LOIS in-stream water quality modelling Part 2 Results and scenarios
You are viewing information about the paper LOIS in-stream water quality modelling Part 2 Results and scenarios.
|Journal:||Sci Total Environ 2003/09/23|
|Authors:||Boorman, D. B.|
|Address:||Centre for Ecology and Hydrology, Wallingford, Oxfordshire OX10 8BB, UK. firstname.lastname@example.org|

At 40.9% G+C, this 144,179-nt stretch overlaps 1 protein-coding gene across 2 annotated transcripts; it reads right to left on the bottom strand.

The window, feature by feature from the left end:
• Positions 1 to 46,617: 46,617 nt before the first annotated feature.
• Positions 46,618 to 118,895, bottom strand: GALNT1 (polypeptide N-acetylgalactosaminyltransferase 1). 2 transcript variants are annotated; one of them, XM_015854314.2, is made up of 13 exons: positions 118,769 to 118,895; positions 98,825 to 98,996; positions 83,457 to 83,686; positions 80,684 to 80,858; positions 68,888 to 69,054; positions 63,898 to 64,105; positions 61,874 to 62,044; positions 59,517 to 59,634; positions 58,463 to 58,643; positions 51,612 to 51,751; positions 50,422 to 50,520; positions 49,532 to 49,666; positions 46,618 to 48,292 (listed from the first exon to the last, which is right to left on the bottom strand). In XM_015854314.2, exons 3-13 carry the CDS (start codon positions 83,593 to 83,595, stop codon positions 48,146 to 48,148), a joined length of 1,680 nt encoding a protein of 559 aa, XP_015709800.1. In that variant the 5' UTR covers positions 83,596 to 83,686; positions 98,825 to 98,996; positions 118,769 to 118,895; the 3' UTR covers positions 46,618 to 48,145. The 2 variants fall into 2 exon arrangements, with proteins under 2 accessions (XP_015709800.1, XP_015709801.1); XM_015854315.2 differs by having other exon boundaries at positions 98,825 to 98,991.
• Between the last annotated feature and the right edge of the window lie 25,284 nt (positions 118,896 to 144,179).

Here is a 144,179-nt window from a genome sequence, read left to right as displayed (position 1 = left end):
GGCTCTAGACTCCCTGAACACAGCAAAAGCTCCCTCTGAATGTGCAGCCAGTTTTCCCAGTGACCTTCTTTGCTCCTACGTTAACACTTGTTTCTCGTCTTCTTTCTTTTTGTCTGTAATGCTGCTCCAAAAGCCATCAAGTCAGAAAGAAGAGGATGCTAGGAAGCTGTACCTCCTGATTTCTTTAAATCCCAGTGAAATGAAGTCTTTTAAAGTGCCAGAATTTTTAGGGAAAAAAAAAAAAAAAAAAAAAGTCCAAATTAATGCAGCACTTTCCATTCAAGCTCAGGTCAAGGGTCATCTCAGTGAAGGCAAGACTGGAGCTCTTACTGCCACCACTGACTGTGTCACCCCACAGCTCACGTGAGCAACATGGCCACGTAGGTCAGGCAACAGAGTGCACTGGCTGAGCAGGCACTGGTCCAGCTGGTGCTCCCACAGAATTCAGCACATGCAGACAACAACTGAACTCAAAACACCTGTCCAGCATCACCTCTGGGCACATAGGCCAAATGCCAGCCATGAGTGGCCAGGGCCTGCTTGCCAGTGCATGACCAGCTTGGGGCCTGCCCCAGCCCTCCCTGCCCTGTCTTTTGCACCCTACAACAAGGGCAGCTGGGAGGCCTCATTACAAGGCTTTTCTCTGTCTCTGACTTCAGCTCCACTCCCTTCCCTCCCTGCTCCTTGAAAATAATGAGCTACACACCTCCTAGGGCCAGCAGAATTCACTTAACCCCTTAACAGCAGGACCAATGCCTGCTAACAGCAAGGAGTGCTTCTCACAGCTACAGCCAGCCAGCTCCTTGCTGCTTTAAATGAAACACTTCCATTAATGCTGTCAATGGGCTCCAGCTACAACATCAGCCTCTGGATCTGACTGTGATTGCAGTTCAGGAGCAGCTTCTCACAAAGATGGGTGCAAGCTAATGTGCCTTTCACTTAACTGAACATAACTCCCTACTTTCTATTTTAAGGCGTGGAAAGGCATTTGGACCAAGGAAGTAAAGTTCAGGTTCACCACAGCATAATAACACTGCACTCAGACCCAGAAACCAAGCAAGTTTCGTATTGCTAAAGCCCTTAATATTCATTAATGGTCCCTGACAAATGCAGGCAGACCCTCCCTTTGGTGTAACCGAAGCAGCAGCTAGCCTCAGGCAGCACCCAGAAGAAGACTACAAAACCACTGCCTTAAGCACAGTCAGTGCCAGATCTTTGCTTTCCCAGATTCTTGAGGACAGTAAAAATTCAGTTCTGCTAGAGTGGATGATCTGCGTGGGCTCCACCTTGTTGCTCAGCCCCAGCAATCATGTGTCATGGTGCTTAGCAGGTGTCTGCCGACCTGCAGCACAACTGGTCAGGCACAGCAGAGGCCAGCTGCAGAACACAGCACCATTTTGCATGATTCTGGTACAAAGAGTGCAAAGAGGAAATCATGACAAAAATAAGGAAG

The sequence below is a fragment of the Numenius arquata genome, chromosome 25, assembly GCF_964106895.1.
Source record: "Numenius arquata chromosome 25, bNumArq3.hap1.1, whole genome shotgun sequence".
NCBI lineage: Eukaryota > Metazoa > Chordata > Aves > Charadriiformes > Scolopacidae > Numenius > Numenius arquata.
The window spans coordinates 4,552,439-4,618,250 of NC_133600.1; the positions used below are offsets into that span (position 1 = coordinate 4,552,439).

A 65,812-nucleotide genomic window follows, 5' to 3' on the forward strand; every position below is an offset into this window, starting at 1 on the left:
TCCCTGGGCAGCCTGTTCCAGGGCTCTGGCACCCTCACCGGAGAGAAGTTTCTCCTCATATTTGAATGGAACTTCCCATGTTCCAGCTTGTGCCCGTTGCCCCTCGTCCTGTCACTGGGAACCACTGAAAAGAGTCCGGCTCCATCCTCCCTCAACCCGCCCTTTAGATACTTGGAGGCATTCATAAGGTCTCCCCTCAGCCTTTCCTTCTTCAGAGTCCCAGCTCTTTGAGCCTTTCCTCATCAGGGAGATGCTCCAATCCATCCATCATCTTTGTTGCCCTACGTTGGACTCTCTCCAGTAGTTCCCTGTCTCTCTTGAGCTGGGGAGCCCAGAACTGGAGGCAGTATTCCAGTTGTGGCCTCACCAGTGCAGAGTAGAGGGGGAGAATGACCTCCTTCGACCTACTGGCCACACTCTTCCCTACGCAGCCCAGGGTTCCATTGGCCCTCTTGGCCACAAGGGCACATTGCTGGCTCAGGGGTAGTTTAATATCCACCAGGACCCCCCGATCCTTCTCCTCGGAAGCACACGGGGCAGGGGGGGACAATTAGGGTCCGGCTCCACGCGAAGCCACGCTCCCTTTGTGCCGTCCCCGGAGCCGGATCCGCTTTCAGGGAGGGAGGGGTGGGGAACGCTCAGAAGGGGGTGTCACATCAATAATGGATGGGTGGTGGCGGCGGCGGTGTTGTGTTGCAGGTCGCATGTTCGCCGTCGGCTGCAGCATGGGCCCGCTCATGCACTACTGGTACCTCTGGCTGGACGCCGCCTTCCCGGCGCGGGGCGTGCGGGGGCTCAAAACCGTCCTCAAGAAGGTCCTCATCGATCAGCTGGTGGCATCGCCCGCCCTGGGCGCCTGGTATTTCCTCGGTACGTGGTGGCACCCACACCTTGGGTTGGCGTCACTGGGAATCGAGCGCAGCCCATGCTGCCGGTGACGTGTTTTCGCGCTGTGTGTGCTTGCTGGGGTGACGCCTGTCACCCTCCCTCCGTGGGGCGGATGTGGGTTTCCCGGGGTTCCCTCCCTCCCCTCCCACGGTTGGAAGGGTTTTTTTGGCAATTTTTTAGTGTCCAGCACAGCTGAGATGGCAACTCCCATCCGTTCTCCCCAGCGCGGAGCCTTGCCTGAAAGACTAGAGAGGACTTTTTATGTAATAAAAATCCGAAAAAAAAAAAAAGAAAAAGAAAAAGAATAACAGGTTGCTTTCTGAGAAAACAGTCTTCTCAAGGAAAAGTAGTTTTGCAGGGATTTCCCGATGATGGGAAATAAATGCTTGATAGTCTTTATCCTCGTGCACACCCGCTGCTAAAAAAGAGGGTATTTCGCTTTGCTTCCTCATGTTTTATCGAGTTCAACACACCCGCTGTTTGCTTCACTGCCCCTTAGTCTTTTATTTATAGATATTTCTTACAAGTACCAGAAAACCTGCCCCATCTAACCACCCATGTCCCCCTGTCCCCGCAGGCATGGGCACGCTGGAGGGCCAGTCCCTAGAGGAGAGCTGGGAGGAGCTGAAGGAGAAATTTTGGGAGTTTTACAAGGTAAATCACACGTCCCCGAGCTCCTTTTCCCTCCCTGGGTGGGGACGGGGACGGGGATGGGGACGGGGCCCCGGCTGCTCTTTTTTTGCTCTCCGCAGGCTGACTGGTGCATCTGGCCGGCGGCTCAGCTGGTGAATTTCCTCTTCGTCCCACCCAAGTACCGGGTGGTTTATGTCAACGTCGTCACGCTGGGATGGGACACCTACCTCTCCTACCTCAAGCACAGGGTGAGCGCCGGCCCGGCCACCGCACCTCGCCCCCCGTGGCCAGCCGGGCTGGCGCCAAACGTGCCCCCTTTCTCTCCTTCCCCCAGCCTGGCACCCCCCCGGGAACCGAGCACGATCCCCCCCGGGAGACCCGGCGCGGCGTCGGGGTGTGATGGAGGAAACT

The catchment and river modelling undertaken within the UK Land Ocean Interaction Study programme represents the most extensive consistent exercise of this type undertaken in the UK. The calibrated model provides a quantitative assessment of the water and chemical fluxes transported by the rivers Derwent, Yorkshire Ouse, Wharfe, Aire, Don and Trent into the Humber estuary. These fluxes have been partitioned according to source (diffuse or point) for each basin, and a number of determinands. Total nitrogen from diffuse sources ranged from 92% on the largely agricultural Derwent to 38% from the industrial Don catchment. Even on catchments dominated by diffuse sources, point sources can contribute most during summer months. A quantitative assessment of the effect of in-stream processes suggests that denitrification can remove up to 40% of the total nitrogen entering the river system. A climate change scenario representing the 2050s revealed major changes in flow patterns, with all rivers showing a faster return to zero soil moisture deficit in the autumn and increased winter runoff, but a mixed picture of enhanced and reduced summer flows. Many associated fluxes may also increase, but long-term mean concentrations reduce because of the increased flows. The effect of the scenario on a river ecosystem classification was minor. Fertilizer reduction scenarios showed that even a large reduction in N applied as fertilizer (50%) resulted in much smaller reductions in the load delivered to the Humber estuary (6-16%).